CHASING THE SUN
A Reader's Guide to Novels Set in the American West

Preface
     
            Setting is the unifying feature for the novels included in this readerís guide. The American West, or more precisely the North American West, a land that encompasses a remarkable variety of physical and cultural landscapes, is the backdrop for a wide variety of themes and plots employed by an equally wide variety of novelists.
            It is difficult to place boundaries on the West. Its landscapes are varied: the Colorado Plateau, the Llano Estacado, the Sonoran Desert, the Big Thicket, the upper Rio Grande Valley, the brush country of South Texas, the Pacific Coast, the Alaskan tundra, and numerous other unique locales. Some book reviewers, however, contend that the one thing all Western settings have in common is aridity, and wouldn't consider novels set in Missouri or along the Pacific Coast or in other non-arid regions to be Western fiction. Some include stories set in Canada and Alaska; others differentiate these as "Northerns." Some define the West in relation to the movement of the frontier, and include James Fenimore Cooper novels that were actually set in the East. And although the bulk of the literature is set in the Old West, defined roughly as the period between the end of the Civil War and the invention of the automobile, there's a growing body of work set in contemporary times. The books in this guide are all set in states west of the Mississippi, including Alaska. I've also included novels that take place in western Canada and Mexico; both played an important part in our Western frontier experience.
            There are recurring themes built around cattle drives, wagon trains, Indian wars, water rights, the Pony Express, and so on that help in classifying the Old West novels as Western fiction. Those set in the New West are concerned with such things as the environment, the struggle to hold onto a vanishing way of life, personal freedom, and individuality; these are also easily recognized Western themes. However, there are many novels that are set in the West, primarily the contemporary urban West, that do not have a recognizable Western theme and are not included in this guide.
            Western fiction includes the real cowboy narrative of Will James, the formula Westerns of Max Brand and Frank Gruber, the romantic novels of Zane Grey and Louis LíAmour, the Navajo mysteries of Tony Hillerman, the ethnic novels of Louise Erdrich, the contemporary novels of Edward Abbey, and the genuine literature of Willa Cather and Wallace Stegner.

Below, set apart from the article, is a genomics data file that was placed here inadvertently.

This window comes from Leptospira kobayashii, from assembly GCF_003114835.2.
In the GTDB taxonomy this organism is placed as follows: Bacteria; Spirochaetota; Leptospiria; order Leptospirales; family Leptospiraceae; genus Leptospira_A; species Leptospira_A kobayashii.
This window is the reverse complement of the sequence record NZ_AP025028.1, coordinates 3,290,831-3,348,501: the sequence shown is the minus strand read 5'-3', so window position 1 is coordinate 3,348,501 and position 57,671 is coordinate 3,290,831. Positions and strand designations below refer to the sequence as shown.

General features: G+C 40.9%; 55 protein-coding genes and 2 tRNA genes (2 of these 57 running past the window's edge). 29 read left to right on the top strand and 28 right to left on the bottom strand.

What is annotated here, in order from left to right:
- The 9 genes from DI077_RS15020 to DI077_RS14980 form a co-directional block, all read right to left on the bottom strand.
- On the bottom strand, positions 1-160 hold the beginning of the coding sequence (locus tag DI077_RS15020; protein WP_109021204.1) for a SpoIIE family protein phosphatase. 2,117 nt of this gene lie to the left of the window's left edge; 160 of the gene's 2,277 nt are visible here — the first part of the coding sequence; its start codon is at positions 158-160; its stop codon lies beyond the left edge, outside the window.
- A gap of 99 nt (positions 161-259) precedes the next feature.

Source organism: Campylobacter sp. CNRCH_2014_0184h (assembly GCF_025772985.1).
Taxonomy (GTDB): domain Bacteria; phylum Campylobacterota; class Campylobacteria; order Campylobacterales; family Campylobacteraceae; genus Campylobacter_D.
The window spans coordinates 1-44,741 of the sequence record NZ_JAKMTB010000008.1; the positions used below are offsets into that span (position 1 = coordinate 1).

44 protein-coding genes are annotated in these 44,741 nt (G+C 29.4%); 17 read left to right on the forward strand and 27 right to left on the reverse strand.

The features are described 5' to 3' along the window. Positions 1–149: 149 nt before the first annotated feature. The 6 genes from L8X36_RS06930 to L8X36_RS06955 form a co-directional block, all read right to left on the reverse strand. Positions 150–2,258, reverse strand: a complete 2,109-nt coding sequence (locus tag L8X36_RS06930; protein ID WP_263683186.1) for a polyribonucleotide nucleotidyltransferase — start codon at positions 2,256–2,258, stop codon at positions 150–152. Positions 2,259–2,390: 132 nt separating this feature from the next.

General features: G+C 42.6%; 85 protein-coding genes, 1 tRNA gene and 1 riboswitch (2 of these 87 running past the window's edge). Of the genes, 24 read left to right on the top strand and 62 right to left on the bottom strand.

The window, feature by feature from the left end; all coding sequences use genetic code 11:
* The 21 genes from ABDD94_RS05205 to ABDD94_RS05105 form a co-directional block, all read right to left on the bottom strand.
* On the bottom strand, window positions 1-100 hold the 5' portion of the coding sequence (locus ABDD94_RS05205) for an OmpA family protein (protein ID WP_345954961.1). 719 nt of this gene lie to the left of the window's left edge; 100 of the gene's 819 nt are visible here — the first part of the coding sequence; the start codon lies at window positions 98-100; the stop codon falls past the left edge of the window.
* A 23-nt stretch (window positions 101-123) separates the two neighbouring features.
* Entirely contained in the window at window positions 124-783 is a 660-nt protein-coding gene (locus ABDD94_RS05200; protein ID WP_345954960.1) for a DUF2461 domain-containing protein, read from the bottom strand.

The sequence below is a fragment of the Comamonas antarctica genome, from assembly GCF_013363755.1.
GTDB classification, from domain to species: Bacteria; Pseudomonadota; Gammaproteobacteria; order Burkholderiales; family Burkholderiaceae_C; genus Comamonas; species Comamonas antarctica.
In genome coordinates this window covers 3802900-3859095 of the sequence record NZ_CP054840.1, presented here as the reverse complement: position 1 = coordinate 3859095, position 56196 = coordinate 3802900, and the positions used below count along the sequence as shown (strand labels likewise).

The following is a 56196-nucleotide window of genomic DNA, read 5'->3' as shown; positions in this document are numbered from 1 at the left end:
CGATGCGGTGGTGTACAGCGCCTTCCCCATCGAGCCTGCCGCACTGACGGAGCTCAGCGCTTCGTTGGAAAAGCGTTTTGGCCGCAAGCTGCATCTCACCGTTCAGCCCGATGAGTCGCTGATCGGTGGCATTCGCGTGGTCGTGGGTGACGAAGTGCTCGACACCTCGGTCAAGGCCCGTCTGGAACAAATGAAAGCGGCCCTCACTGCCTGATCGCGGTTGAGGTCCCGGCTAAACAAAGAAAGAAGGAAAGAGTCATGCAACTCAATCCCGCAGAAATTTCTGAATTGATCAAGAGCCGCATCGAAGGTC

Since Western fiction covers such a vast geographic, cultural, and thematic landscape, most critical works on the subject are narrowly confined to formula Westerns, regional fiction, or a few chosen writers that academia considers worthy of formal criticism. This guide spans the Western literary landscape.
            The material is organized around content such as exploration, trapping, wagon trains, the Indian wars, and contemporary fiction. Each chapter, or category, contains a readerís guide that provides "thumbnail" samples of the literature from early publications to the present, and a short review of one or more novels in that category. The thumbnails are descriptive rather than evaluative. I make no claim to having read every book in this readerís guide. Many thumbnails have been constructed from secondary sources.
            The reviews are personal favorites that represent the diversity of the literature. I focus on setting, theme, plot, and characterization and leave the discussion of social or psychological insights and other formal literary criticism to others. A bibliography is included that will guide readers to sources written to any depth that suits their purpose.
            The categories I used to group the titles are neither exhaustive nor mutually exclusive. In general, the books are categorized according to subject matter. In the thumbnails, I have tried to indicate the setting, and a glimpse of the plot. But the placement of a novel in a particular category is sometimes purely subjective. "The Forests of the Night" (Dial Press, 1974), J.P.S. Brownís story of a Mexican peasantís hunt for a jaguar, is set in the high country of the Mexican Sierras, and could have quite properly been placed in either category "The Spanish West" or "The Hunters." No attempt was made to balance the titles across categories. "High Noon: The Romantic West," for example, is made up of novels most people call genre Westerns. There have been literally thousands of these novels written, and many authors such as Max Brand (Frederick Schiller Faust) wrote a multitude of them, so only a sampling of his and the other more prolific writersí works are included. On the other hand, religion has not been nearly as popular a subject and the entries under "The Glory Trail: The Church in the West" are significantly fewer.
            Publication data are given for each entry to assist the reader in tracking down a copy. But in no sense should this guide be considered a bibliography. However, a selected bibliography is appended to assist the reader in further research.
            A titles index and an authors index are provided to help in finding specific authors or novels.